Chinese Finance Minister Lou Jiwei slams Donald Trump's trade policies, calls him 'irrational': WSJ

Chinese Foreign Minister criticised US presidential candidate Donald Trump in an interview with the Wall Street Journal.
Chinese Foreign Minister criticised US presidential candidate Donald Trump in an interview with the Wall Street Journal.PHOTO: AFP

Outspoken Chinese Finance Minister Lou Jiwei has become the most senior Chinese leader to directly comment on Donald Trump, calling the US presidential front runner "irrational" and saying the US "wouldn't be entitled to world leadership" if it followed Mr Trump's proposed hardline trade policies towards China.

Mr Lou said in an exclusive interview with the Wall Street Journal published on Sunday (April 17) that Mr Trump's idea of imposing up to 45-per-cent tariffs on China would violate World Trade Organisation (WTO) rules.

"Trump is an irrational type. If he were to do this, that would be in violation of the rules set by the World Trade Organisation," said Mr Lou when asked to comment on Mr Trump's protectionist policies.

"If the US were to do what he proposed, then the US would not be entitled to its position as the world's major power," added Mr Lou, who was giving the interview on the sidelines of the Group of 20 finance ministers meeting in Washington over the weekend.

"The US needs to recognise that the US and China are mutually dependent on each other. Our economic cycles are intertwined. We have more in common than sets us apart."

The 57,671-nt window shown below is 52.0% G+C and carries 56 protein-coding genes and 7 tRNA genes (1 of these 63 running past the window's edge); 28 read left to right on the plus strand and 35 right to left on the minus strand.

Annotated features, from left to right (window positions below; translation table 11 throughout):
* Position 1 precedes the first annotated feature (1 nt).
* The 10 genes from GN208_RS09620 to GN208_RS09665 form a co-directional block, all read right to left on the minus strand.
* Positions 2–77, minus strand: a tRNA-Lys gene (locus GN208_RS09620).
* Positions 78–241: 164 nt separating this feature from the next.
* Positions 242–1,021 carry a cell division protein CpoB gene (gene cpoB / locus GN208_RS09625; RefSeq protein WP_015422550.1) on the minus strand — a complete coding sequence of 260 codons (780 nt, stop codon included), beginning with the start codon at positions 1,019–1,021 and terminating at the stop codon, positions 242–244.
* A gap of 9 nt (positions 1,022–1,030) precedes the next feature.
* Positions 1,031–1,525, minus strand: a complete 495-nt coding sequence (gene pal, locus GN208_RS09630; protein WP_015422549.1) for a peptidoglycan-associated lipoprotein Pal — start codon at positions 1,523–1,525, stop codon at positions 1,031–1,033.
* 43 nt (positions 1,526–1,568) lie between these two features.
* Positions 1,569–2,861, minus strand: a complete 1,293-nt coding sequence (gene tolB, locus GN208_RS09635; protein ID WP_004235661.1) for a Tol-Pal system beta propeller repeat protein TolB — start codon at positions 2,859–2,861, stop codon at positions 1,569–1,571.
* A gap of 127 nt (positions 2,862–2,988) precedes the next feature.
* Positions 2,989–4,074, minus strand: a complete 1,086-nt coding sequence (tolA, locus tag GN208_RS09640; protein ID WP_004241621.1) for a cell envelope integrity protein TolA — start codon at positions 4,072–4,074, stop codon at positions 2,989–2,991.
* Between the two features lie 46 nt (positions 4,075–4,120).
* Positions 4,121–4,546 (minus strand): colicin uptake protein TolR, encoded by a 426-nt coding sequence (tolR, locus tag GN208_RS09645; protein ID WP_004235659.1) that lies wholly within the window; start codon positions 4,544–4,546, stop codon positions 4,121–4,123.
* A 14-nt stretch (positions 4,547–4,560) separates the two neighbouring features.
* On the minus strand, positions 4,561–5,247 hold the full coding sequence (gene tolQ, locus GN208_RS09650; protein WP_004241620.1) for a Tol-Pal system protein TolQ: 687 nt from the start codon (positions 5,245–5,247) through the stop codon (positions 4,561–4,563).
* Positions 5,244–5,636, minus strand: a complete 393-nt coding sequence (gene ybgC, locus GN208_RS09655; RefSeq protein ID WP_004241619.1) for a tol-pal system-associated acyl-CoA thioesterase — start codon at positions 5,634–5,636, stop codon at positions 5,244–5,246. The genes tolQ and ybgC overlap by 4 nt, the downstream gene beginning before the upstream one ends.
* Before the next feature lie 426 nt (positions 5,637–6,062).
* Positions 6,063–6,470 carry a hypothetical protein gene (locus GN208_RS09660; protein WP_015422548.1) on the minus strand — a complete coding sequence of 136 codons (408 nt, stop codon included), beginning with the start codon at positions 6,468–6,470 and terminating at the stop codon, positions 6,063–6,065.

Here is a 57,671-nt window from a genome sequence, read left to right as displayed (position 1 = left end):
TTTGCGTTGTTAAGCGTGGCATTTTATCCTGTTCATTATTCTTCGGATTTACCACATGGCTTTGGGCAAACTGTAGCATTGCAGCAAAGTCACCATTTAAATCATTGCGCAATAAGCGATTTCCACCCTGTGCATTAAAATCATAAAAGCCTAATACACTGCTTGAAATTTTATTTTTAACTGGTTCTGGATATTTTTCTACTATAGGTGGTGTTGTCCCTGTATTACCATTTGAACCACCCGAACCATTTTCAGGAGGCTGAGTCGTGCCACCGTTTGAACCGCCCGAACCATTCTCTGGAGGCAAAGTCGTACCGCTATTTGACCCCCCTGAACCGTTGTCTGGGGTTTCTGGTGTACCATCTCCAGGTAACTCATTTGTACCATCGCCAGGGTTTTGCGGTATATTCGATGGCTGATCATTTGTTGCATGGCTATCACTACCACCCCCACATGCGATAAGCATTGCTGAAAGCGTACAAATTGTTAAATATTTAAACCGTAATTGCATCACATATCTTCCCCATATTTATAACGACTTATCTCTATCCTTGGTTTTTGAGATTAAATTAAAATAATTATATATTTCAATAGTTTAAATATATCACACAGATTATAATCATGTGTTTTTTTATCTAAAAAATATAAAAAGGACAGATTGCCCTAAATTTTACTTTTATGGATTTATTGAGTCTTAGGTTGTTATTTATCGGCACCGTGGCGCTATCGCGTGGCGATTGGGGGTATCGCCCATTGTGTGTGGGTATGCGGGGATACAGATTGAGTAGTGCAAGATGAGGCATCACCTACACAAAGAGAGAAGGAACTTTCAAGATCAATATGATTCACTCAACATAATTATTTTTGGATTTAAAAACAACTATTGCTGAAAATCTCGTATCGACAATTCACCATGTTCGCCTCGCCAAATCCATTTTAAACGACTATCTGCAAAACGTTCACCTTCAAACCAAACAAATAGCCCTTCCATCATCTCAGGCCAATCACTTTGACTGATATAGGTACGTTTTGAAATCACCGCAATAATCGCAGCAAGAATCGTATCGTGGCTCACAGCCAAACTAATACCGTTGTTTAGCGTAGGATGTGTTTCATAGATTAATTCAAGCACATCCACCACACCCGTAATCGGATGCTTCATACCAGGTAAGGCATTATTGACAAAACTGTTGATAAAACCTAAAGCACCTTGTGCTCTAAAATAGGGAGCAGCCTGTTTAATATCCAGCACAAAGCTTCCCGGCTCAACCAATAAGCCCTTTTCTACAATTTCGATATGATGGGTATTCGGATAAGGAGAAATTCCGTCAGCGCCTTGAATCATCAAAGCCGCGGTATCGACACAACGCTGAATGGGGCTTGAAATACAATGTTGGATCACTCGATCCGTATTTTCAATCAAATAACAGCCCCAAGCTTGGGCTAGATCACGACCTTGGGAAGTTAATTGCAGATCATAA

He urged the US to increase its public and private investment as a way to improve the US economy and make a contribution to global economic growth.

He argued China had done its part in 2009 during the global financial crisis by putting in place a large stimulus programme which in turn spurred global growth.

“China’s efforts helped the world,” he said. “Now the US needs to do more to help the world” through increased investment.

But Mr Lou signalled that he thought China-US ties would remain on even keel under a new US president.

"Don't take the rhetoric in a presidential campaign too seriously...With a new administration, US-China ties should be more or less as they are now," he told WSJ.

In March, Chinese Premier Li Keqiang remarked that the US election was "lively" without commenting directly on Mr Trump. 

China's foreign ministry declines to answer repeated questions about the New York businessman or other US presidential candidates, who have also accused China of treating the US unfairly in trade or taking away American jobs.

China this year leads the Group of 20 makor economies and the weekend meeting of the bloc's finance ministers was co-chaired by Mr Lou.

He told his counterparts that China was taking steps to implement more forceful fiscal policies including increasing its deficit, reducing taxes and dropping costs, Reuters reported.

China will also take measures to unwind production capacity and inventory in the iron, steel and coal industries, as well as train and provide arrangements for those who lose their jobs, he said.

Many participants said Beijing's efforts to stabilise its economy have temporarily eased global fears tied to the world's No. 2 economy, WSJ reported. "There was not the same level of anxiety," IMF Managing Director Christine Lagarde was quoted as saying.

But in more hard-hitting comments, Mr Lou accused international credit-rating companies of “bias” against China after Standard & Poor’s Rating Services and Moody’s Investors Service lowered their sovereign outlooks from stable to negative. 

He noted that China's first quarter growth rate of 6.7 per cent was still very high and in line with China’s target range of 6.5 per cent to 7 per cent.